The Tory leader said that executives should not get bonuses
Giving bonuses to executives at Lloyds Bank would be "completely wrong", Tory leader David Cameron has said.
Payments totalling £120m are reportedly to go to workers at Lloyds - which is 43% state-owned - despite record losses at the bank's subsidiary HBOS.
Mr Cameron told the BBC that it was "not possible" to rule out a full nationalisation of the institution.
The Lib Dems said the bonuses would reward "failure". Ministers said lower-paid workers should not miss out.
But Lloyds said its staff deserved "financial recognition" for hitting targets.
A Lloyds spokesman stressed that no decision had been finalised on this year's bonuses, although the group's five executive directors have all voluntarily agreed to forego any bonus they may be awarded for 2008.
HBOS - bought by Lloyds with government backing last year - is set to record a loss of nearly £11bn, raising concerns that it may need more help from the state.
Employment Minister Tony McNulty said staff on lower salaries should not forgo their bonuses, but the issue was totally different for senior executives.
"I would draw the line between senior managers, board members, executives, those responsible for the business model and strategy that got them into the mess, they shouldn't get a penny," he said.
Reports of £120m in bonuses come amid speculation that the government - which has already poured £17bn into the group - may be forced to take a majority stake in Lloyds, or even nationalise it.
Asked whether staff should get extra cash, Mr Cameron told BBC One's Politics Show: "Basically no. Those banks that are owned by the taxpayer or where the taxpayer has a large stake - it's completely wrong to be paying bonuses."
He added: "The prime minister seems to have been sleeping on the job and the government seems to have been completely incompetent on this."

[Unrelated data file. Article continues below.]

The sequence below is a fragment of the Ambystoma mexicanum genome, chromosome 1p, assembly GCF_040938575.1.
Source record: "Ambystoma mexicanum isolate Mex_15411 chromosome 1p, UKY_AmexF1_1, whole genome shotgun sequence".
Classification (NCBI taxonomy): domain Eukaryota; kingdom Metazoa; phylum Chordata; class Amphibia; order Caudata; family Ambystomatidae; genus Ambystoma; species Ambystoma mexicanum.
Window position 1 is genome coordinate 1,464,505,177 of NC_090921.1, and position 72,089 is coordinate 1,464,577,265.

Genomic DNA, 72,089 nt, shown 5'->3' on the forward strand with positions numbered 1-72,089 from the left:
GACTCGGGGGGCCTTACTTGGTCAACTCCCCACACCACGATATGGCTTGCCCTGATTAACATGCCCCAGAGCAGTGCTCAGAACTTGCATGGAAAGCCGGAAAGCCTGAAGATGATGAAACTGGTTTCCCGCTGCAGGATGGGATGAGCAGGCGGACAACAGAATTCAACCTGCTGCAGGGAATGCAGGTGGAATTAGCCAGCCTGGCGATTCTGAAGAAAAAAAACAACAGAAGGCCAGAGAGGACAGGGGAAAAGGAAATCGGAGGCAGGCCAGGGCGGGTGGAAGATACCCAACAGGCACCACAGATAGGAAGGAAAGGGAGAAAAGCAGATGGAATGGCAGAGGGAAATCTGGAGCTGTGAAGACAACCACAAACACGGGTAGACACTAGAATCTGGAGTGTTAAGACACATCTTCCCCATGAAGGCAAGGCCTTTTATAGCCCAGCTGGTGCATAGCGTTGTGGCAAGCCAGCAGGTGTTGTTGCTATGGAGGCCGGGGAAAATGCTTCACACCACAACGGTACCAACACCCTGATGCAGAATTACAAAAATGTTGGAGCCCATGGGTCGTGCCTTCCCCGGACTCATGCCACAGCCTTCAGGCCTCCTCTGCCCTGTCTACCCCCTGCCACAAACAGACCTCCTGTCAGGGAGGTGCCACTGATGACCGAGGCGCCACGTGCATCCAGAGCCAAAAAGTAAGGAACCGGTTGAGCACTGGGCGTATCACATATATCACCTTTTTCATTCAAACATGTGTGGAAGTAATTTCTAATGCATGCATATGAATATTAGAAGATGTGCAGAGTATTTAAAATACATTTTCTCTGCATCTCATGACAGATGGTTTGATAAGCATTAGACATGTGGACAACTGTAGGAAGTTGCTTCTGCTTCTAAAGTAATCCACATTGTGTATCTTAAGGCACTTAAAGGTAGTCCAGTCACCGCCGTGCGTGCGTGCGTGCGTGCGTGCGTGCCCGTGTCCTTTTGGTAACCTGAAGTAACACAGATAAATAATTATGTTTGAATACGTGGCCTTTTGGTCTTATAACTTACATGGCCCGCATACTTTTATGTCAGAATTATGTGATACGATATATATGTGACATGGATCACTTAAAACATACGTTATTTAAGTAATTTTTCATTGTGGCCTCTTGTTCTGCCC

Mr Cameron also said: "I wouldn't deny the teller in the bank one or two thousand pound bonuses if they are on a modest salary.
Times have changed, circumstances have changed and it's important the banks recognise that
"Bonuses to the board, to senior executives, to big traders, to the big managers - that's completely wrong when it is out of government money."
Asked whether Lloyds had to be nationalised, Mr Cameron said: "It may have to be. We can't rule it out. It may happen."
Lloyds TSB shareholders voted 95.98% in favour of the takeover of HBOS last year.
As part of government plans to recapitalise the banks, Lloyds TSB and HBOS receive £17bn of public money between them.
Liberal Democrat Treasury spokesman Vince Cable told BBC One's Andrew Marr Show: "We are getting into nationalisation accidentally... The group may well have to come back to the government....
Cable: Banks are almost nationalised but 'not being run in the public interest'
"We have these banks that are almost nationalised and they have to be run in the national interest. The government's got to be more decisive."
On the Lloyds bonuses, Mr Cable said: "There are contractual problems that have to be overcome, but as a general policy position no bonuses should be paid to banks that have failed and are dependent on the taxpayer.
"We should be quite clear about that. There is a longer-term question about how you have a bonus system and how you do create incentives and prevent people taking cash that creates excessive risk.
"But those big long-term reforms have to be kept separate from today's problems, which are not using taxpayers' money to pay out very large bonuses, for the most part, to very highly paid people who have failed as business people."
Environment Secretary Hillary Benn told Sky News: "If you are talking about bank tellers getting their performance-related pay, I don't think anyone's going to quarrel with that.
"But when it comes to large bonuses for bankers, some self-restraint is required and I think the public rightly looks askance if people don't do that.
"Times have changed, circumstances have changed and it's important the banks recognise that."
A Lloyds spokesman said: "We are a retail and commercial bank where most colleagues earn approximately £17,000 a year.
"We have been stretching performance targets and if they are met we believe it is right that colleagues receive some financial recognition.
"In most cases this means an annual bonus of £1,000 or less."
Last week Chancellor Alistair Darling told RBS failure should not be rewarded with huge bonuses, but says he cannot rule out pay-outs for some bank staff.
The comments came as reports put the potential total bonus figure at up to £1bn for the company's 177,000 workers.
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